27. Stopping Waste Incinerators through Local Self-Reliance (December 13, 1991)

Electoral politics, information dissemination, and legal action are often necessary to halt waste incineration programs and replace them with recycling programs. The effective use of these strategies in communities throughout the country is described.

28. Solid Waste and Interstate Commerce (December 13, 1991)

As a follow-up to FTAO #17, this describes ways and means by which several communities have successfully banned the importation of solid and/or hazardous waste by discovering “loopholes” that allow them to circumvent the Commerce Clause.

29. Bad Advice at High Cost (December 13, 1991)

In LaCrosse County, Wisconsin, the problems in scientifically determining waste generation figures in order to build incinerators were highlighted in a precedent-setting case. Both the engineering company which determined the figures and the county were held liable.

30. Twenty Years of Grassroots Efforts in California Produce Results (February 13, 1992)

Explains the long, but successful process by which the California Resource Recovery Association, the first state recycling association in the U.S., joined forces with other grassroots organizations to implement the first comprehensive countywide mandatory recycling program.

31. Organizing Grassroots Power in Georgia (February 20, 1992)

As Georgia prepares for new state management laws that require county or multi-county solid waste management plans, a statewide network has formed to insure that citizens’ voices are heard in the county planning processes.

32. MSW Composting (July 17, 1992)

Relates the history, problems, current interest, and outlook for the future of MSW composting, including exploring the question of source-separated versus mixed systems.

33. Georgia Develops Nation’s First Statewide Home Composting Program (July 17, 1992)

Depicts the innovative efforts of one state to reduce its waste stream by promoting composting at home. Includes a step-by-step plan, as told by Georgia’s governor Zell Miller, on how to build and maintain a backyard composting bin.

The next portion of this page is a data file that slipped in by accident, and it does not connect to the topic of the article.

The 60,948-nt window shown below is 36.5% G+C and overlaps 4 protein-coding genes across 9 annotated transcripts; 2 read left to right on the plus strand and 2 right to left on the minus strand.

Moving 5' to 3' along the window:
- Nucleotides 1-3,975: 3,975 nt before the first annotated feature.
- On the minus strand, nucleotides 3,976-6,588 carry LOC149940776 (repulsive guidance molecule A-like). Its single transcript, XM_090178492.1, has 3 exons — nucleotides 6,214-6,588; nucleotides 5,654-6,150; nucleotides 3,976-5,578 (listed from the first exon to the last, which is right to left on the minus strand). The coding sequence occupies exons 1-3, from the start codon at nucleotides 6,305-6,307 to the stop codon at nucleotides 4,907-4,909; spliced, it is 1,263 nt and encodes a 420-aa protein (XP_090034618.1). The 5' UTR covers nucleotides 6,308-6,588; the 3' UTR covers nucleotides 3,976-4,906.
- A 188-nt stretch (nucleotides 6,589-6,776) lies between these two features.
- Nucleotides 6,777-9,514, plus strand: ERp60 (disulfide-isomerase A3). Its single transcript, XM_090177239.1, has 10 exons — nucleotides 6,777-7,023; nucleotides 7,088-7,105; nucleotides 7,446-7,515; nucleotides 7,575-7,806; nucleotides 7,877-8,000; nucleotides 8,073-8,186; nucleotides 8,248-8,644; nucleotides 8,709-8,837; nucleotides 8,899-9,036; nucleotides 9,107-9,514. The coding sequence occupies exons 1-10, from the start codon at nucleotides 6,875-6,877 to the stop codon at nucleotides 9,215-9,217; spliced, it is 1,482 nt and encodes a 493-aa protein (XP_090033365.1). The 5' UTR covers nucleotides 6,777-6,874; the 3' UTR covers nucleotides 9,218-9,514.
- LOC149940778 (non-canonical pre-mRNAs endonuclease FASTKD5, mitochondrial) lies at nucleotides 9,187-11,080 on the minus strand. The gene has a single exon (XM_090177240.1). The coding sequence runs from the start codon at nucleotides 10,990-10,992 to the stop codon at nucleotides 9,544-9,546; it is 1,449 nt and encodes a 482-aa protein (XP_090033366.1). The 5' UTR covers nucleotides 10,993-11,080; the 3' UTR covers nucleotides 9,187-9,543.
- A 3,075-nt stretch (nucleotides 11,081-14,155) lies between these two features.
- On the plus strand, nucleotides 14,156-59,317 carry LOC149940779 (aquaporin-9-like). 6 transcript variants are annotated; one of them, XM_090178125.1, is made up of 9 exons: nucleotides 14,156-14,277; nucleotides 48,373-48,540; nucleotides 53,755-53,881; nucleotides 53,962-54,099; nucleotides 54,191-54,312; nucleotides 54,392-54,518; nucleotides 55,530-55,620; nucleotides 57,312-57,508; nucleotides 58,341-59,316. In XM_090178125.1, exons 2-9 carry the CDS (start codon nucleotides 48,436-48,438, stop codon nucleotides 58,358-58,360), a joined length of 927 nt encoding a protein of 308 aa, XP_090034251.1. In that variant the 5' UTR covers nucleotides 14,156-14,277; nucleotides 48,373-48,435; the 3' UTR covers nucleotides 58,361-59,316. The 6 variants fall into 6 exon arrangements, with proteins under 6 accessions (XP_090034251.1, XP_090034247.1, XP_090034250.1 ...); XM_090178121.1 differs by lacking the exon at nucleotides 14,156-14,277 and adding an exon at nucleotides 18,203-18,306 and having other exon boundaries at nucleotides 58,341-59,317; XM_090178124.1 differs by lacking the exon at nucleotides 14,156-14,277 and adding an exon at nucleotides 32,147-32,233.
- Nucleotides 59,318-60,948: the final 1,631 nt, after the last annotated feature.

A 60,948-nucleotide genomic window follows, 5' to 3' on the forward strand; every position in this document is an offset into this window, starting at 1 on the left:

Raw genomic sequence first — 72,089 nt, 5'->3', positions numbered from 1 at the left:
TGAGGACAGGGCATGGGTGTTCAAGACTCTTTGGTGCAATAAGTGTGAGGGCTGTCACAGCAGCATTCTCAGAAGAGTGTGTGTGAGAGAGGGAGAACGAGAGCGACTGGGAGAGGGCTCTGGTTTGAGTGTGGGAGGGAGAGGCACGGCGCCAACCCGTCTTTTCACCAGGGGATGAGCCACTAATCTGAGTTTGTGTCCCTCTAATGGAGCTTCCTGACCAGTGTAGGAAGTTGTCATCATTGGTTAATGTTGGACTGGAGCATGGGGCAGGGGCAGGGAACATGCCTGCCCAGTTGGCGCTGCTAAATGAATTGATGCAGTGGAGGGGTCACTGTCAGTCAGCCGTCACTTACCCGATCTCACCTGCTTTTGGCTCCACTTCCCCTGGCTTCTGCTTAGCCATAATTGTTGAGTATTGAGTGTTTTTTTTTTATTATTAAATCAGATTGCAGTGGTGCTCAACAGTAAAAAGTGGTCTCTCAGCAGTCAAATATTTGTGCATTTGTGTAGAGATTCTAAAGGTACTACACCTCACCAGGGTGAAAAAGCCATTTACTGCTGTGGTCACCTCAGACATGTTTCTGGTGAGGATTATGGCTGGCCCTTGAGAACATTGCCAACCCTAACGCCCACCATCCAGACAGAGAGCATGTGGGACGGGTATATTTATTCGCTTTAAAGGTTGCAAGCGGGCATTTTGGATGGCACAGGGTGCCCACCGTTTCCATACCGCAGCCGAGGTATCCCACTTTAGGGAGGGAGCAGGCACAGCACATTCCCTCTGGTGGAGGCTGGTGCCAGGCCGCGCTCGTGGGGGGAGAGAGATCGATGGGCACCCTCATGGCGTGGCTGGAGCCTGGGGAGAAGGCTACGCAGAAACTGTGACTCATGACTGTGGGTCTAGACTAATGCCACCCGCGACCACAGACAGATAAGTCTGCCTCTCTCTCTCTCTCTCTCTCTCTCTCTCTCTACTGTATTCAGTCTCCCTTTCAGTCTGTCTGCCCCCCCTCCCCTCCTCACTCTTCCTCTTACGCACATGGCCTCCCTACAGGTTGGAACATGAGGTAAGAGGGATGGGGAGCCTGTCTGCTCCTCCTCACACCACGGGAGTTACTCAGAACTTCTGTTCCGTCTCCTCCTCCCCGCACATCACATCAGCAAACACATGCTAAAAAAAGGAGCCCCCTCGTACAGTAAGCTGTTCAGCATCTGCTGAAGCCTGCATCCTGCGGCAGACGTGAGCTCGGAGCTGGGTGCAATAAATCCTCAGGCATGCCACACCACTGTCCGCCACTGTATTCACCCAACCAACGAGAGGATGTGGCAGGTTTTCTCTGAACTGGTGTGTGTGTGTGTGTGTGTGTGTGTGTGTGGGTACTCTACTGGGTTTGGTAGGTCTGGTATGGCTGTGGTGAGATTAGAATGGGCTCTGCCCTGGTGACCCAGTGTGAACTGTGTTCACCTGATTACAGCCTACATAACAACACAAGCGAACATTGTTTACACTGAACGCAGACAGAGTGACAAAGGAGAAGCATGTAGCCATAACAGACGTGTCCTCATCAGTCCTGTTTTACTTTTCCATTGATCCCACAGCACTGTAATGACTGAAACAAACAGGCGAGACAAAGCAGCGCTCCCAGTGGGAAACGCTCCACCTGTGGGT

34. A Coordinated Materials Policy Benefits the Economy and the Environment (August 7, 1992)

Describes key elements of an integrated statewide materials policy, which is portrayed in detail in the Institute’s publication Getting the Most from Our Materials: Making New Jersey the State of the Art.

35. Indianapolis Diaper Reuse Operation Spurs Job Creation and Waste Reduction (August 7, 1992)

Highlights the contributions of the Tiny Tot Diaper Service to the Indianapolis community. As a small business that reuses material, Tiny Tot employs residents while easing the waste burden for the city.

36. Cleveland Firm Recovers Waste Generated in Aluminum Recycling (December 1, 1992)

Presents the American Recovery Technology Systems, Inc., which provides an economically sound alternative to landfilling aluminum dross and salt cake, primary and secondary wastes (considered hazardous) that are generated when processing aluminum.

37. Who Needs a Radioactive Waste Dump in the Beautiful Mojave Desert? (January 4, 1993)

Addresses local issues and strategies associated with locating, licensing, and constructing radioactive waste dumps. Includes sources of information on nuclear waste and nuclear power.

38. Reuse Before Recycling, Recycling Before Garbage (February 22, 1993)

Daniel Knapp, of Urban Ore, Inc., argues that serial materials recovery facilities (MRFs) run by local entrepreneurs receiving source-separated reusables and recyclables are more logical, efficient, and comprehensive alternatives to MRFs run by multinational waste management corporations processing commingled materials.